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Author Topic: [PULL] private key and wallet export/import  (Read 35869 times)
Pieter Wuille
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May 12, 2011, 10:11:26 PM
 #1

See https://github.com/bitcoin/bitcoin/pull/220

Introduces four new RPC calls:
* dumpprivkey: retrieve the private key corresponding to an address
* importprivkey: add a private key to your wallet
* dumpwallet: export the contents of your wallet in various ways
* importwallet: import/merge a dumped wallet into your own

The private key format is analoguous to the address format. It is
a 51-character base58-encoded string, that includes a version number
and a checksum.

The wallet format is JSON-based, and includes:
* addresses (informational, optional)
* private keys
* amounts and balances per address (informational, optional)
* blocks where addresses were first used (optional)
* ids of transactions in which addresses were credited (optional)
* labels (optional)

It specifically does not contain:
* sender address book
* settings
* account information
* unconfirmed wallet transactions

I will post a full specification of the dump file format soon.

Earlier posts:
* Hal's challenge: http://bitcointalk.org/index.php?topic=3638.0
* Early discussion of dump format: http://bitcointalk.org/index.php?topic=4448.0
* Early patch with only private key export and import: http://bitcointalk.org/index.php?topic=3906.0

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fergalish
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May 14, 2011, 10:01:21 PM
 #2

This is great work.

Now I have a better idea on how to do wallet backup.

1. Set up a directory on a usb key (256MB should be enough), and start bitcoin pointing to that directory, with no keypool. 
2. Generate as many addresses as you need with that client - e.g. suppose you have 100BTC and you want to store 5BTC in each address, then you'll need 20 addresses.
3. Now, with your main bitcoin client, send these 1BTC to each of those 20 addresses.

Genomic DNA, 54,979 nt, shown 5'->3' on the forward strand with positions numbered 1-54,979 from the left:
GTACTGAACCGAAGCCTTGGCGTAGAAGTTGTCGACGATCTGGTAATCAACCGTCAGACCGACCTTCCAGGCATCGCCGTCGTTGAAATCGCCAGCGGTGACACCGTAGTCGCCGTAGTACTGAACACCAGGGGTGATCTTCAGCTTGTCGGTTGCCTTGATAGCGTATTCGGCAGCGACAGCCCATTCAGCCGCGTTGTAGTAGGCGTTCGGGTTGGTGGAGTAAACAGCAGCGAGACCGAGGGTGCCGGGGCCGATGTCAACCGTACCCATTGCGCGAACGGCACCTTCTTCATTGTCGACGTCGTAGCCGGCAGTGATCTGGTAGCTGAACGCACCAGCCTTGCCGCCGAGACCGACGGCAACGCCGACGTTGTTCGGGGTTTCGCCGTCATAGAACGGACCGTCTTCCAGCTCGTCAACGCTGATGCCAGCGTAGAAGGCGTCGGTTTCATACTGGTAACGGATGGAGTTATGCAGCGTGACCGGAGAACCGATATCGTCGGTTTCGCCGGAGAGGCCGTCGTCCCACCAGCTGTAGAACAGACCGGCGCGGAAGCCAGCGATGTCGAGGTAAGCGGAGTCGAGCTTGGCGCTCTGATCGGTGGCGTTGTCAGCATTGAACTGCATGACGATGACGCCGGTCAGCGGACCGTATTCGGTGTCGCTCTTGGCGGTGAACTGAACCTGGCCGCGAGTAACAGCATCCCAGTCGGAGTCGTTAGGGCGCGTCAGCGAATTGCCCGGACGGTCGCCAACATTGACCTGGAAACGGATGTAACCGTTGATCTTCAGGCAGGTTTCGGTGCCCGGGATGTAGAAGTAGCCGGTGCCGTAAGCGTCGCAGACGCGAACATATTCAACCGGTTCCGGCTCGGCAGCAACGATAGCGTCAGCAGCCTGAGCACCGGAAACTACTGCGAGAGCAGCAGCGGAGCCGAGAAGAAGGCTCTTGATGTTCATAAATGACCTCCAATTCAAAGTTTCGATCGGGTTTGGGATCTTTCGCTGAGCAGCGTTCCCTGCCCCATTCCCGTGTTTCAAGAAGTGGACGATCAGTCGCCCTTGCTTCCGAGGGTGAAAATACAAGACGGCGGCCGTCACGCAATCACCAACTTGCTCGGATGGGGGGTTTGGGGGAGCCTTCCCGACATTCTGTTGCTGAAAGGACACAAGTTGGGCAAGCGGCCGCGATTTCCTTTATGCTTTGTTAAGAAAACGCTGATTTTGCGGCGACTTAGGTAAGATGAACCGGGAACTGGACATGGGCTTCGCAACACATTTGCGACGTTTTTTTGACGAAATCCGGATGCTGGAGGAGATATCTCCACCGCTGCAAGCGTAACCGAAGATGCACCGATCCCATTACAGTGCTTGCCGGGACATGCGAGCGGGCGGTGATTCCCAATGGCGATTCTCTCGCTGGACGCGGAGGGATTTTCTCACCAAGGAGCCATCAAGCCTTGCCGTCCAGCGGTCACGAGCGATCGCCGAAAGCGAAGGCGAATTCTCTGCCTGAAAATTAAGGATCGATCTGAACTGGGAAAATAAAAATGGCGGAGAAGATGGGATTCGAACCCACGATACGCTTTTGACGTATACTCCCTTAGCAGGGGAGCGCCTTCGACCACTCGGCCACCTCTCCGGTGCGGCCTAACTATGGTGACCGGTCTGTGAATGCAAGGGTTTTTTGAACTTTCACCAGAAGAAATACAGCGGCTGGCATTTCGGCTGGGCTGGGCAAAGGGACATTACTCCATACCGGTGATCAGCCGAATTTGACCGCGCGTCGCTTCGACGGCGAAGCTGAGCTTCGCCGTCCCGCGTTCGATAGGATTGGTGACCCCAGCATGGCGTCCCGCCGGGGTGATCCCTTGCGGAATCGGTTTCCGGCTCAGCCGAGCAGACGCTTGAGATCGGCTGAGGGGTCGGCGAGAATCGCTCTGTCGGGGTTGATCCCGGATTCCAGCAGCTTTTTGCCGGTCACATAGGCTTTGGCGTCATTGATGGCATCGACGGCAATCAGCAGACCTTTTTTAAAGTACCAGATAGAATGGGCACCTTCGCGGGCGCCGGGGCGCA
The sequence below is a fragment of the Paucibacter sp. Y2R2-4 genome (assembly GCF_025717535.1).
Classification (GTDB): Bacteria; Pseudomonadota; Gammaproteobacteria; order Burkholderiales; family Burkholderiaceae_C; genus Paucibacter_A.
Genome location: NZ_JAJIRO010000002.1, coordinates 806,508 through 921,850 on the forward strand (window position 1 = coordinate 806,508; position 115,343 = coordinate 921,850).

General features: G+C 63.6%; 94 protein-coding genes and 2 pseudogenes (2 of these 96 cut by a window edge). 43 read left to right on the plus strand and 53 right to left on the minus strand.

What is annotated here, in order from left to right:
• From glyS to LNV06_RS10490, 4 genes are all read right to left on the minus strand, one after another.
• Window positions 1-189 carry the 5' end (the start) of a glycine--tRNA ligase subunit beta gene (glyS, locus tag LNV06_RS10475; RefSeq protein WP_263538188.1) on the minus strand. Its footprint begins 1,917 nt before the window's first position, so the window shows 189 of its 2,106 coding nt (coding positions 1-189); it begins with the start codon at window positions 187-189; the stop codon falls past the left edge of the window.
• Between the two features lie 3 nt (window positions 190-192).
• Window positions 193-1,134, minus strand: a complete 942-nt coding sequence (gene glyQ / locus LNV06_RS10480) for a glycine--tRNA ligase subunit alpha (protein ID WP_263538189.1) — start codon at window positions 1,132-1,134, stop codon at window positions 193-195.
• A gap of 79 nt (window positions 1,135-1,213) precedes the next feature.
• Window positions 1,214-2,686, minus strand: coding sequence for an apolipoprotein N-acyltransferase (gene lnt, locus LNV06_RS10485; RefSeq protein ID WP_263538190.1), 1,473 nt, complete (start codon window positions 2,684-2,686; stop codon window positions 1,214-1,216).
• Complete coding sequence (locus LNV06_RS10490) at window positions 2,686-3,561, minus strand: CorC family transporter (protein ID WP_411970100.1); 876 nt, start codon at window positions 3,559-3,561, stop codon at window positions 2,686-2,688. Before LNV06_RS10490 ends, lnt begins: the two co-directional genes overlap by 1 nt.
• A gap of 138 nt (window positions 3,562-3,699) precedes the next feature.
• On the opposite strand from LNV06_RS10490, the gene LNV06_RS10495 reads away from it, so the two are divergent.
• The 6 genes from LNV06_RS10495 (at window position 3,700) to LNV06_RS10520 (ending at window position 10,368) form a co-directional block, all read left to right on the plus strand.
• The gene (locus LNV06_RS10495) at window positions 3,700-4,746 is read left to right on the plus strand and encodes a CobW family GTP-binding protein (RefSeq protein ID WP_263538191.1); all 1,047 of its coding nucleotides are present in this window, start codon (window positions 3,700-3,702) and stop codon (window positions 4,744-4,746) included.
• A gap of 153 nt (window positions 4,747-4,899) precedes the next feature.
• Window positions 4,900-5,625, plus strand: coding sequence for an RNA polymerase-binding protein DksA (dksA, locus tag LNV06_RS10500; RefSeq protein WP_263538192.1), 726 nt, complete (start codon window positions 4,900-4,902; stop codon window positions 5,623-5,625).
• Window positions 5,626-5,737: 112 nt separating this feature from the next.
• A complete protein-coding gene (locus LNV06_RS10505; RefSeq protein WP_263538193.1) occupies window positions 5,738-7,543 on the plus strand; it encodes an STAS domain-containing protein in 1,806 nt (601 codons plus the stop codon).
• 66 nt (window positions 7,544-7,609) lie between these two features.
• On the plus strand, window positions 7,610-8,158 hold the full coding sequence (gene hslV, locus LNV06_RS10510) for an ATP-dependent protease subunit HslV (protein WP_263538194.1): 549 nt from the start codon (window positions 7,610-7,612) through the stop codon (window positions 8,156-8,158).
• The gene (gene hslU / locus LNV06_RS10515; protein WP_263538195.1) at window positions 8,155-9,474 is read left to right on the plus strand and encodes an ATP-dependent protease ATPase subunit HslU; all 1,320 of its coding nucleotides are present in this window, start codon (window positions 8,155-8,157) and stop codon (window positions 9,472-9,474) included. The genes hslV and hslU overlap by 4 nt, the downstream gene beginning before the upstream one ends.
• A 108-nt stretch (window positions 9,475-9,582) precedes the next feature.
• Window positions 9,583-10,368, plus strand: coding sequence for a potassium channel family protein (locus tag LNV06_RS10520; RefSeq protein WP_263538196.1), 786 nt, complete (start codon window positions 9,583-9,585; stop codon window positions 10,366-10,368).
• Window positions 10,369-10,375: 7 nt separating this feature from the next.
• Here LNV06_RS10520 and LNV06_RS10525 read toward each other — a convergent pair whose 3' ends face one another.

4. Watch the bitcoins roll into your usb-based client.
5a. Now dump all the private keys with these new functions,
5b. encrypt them with good software and a good passphrase
5c. (optionally append each of them to 1kb of random data, to get extra entropy)
5d. store the sha256 hash of the unencrypted and encrypted data
5e. Now save the encrypted data, and the two has functions.
5f. Make lots of copies, print them out & photograph them, upload the photos to flickr... whatever.  uuencode it and store the text on your bookshelf if you like.  Store the digital copies on your desktop, laptop, usbkeys, cellphone, dropbox, freenet, everywhere.
6. Now the important bit: you MUST erase all data on the usb key.
7. Better still, destroy the usb key 'cos good usb keys will do block remapping, so even if you wipe the key with random data, reformat and so on, you'll never be quite sure that some clever hacker can't extract one or more of your keys.

Result:
Now, anytime you need 5btc, you just need to recover one of those encrypted private keys, whether it's in an image, or if you have to type out a few pages of uuencoded data.  Then decrypt, check the hash, take the last 51 characters, and import the key into your day-to-day client.

Of course, this is all a bit excessive for just 100BTC, but who knows, given recent trends in USD/BTC, we may well soon reach the stage that even 100BTC need to be securely protected.
fergalish
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May 14, 2011, 10:07:52 PM
 #3

Now, I just had another thought that maybe deserves its own post.

Why not create code that allows bitcoin to create a new address (not from the pool), then send some specified number of coins to that address, then dump the private key to screen, and then delete all trace of that private key from the computer - no saving it to disk at any time, not even permitting the OS to swap it out to disk.

Users would then have to take adequate steps to ensure they doesn't lose that key.

Obviously, there would have to be flashing black and yellow warning screens, telling the user that if they don't securely save the key that's now on screen, they'll lose their coins.

Thoughts?
Gavin Andresen
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May 15, 2011, 12:57:55 AM
 #4

Thoughts?

That'd be exactly when the power goes out.

How often do you get the chance to work on a potentially world-changing project?
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May 15, 2011, 08:04:35 AM
 #5

Now, I just had another thought that maybe deserves its own post.

Why not create code that allows bitcoin to create a new address (not from the pool), then send some specified number of coins to that address, then dump the private key to screen, and then delete all trace of that private key from the computer - no saving it to disk at any time, not even permitting the OS to swap it out to disk.

Users would then have to take adequate steps to ensure they doesn't lose that key.

Obviously, there would have to be flashing black and yellow warning screens, telling the user that if they don't securely save the key that's now on screen, they'll lose their coins.